It is hard to see why the post Daniel Craig Bond couldn’t be a different skin colour, as being white has nothing to do with being British. No reason for them not to change sexuality either. But surely there is no need for the character to change sex? Not because a female Bond wouldn’t work, more a case of why can’t there be a new female double agent character written in the same spotlight? Brought in as a partner to James Bond, before spinning off into her own series as part of the same franchise? Hopefully this is the path the writers give Lashana in the new film.
Esteemed and longstanding Bond franchise producer, Barbara Broccoli, was quoted in a Variety interview saying, “He can be of any colour, but he is male”. She went on to state, “I believe we should be creating new characters for women—strong female characters. I’m not particularly interested in taking a male character and having a woman play it. I think women are far more interesting than that.”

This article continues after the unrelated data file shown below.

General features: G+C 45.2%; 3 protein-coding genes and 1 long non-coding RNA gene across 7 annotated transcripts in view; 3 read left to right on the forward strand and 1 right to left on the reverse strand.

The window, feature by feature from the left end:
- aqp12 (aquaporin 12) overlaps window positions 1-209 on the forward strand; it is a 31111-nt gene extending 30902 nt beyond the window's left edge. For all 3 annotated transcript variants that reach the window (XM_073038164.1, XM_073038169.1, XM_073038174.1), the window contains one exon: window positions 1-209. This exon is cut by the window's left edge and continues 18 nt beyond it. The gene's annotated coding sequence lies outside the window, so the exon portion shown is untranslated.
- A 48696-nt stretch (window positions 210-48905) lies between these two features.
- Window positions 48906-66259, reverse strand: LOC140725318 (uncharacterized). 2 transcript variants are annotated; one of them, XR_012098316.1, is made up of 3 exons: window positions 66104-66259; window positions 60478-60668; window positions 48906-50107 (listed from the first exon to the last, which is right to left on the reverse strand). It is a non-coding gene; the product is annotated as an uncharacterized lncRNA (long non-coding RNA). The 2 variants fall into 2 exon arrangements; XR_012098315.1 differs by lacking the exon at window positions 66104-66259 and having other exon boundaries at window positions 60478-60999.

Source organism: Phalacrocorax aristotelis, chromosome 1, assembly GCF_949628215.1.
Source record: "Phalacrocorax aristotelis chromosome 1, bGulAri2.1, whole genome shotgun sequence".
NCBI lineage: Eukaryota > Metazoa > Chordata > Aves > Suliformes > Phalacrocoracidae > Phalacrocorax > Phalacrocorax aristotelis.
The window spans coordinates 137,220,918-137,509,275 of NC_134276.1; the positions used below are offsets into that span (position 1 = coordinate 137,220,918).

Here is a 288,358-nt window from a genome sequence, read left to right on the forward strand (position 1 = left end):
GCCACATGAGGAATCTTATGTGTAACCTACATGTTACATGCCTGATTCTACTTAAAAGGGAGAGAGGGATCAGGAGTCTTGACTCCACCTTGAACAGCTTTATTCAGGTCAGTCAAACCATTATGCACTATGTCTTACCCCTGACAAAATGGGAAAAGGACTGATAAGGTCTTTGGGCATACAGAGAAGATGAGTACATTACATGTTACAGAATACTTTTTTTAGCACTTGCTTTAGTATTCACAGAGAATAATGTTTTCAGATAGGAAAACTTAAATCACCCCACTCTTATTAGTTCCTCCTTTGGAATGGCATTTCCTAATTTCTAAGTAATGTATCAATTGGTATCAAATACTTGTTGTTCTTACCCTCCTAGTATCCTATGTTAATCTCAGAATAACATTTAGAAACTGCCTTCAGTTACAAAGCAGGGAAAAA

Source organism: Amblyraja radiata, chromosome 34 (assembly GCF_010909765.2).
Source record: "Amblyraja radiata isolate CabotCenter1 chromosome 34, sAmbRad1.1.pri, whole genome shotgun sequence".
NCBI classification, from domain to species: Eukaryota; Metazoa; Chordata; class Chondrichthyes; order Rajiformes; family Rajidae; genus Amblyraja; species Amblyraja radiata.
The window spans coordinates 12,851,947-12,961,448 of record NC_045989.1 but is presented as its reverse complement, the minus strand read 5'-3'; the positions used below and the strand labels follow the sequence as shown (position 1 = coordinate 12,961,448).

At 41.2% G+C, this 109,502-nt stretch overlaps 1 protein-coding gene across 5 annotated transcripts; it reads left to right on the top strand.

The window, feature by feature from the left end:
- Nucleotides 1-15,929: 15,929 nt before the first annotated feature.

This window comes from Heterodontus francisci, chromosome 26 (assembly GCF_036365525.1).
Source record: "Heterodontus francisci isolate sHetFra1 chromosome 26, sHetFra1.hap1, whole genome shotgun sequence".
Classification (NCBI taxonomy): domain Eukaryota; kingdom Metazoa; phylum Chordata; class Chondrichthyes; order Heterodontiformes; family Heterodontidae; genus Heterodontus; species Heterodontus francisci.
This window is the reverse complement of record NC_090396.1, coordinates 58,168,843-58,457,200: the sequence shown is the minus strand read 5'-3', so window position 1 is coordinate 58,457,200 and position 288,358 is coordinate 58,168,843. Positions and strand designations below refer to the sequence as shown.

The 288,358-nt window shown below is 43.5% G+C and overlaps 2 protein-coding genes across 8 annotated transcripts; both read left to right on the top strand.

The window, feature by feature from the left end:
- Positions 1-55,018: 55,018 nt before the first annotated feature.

Speaking of strong female characters in action franchises, isn’t that what Black Widow is? Ok, yes, she’s Russian but that aside there are enough similarities to suggest that the world is ready for a British female-fronted spy franchise. Although not firmly in the Bond mold, Atomic Blonde, Red Sparrow, Anna and Official Secrets have already laid some strong groundwork. Not to mention the brilliant screenplay for Red Joan.
We mentioned earlier that Doctor Who could be a woman, but only because the character’s identity and even sexuality has always been ambiguous. The character of Doctor Who has always had an otherworldly feel - alien, mysterious, wonderfully unencumbered by weighty identity tropes. Doctor Who is defined by his, or her, personality and endless ever-evolving story and origins; their gender is strangely unimportant.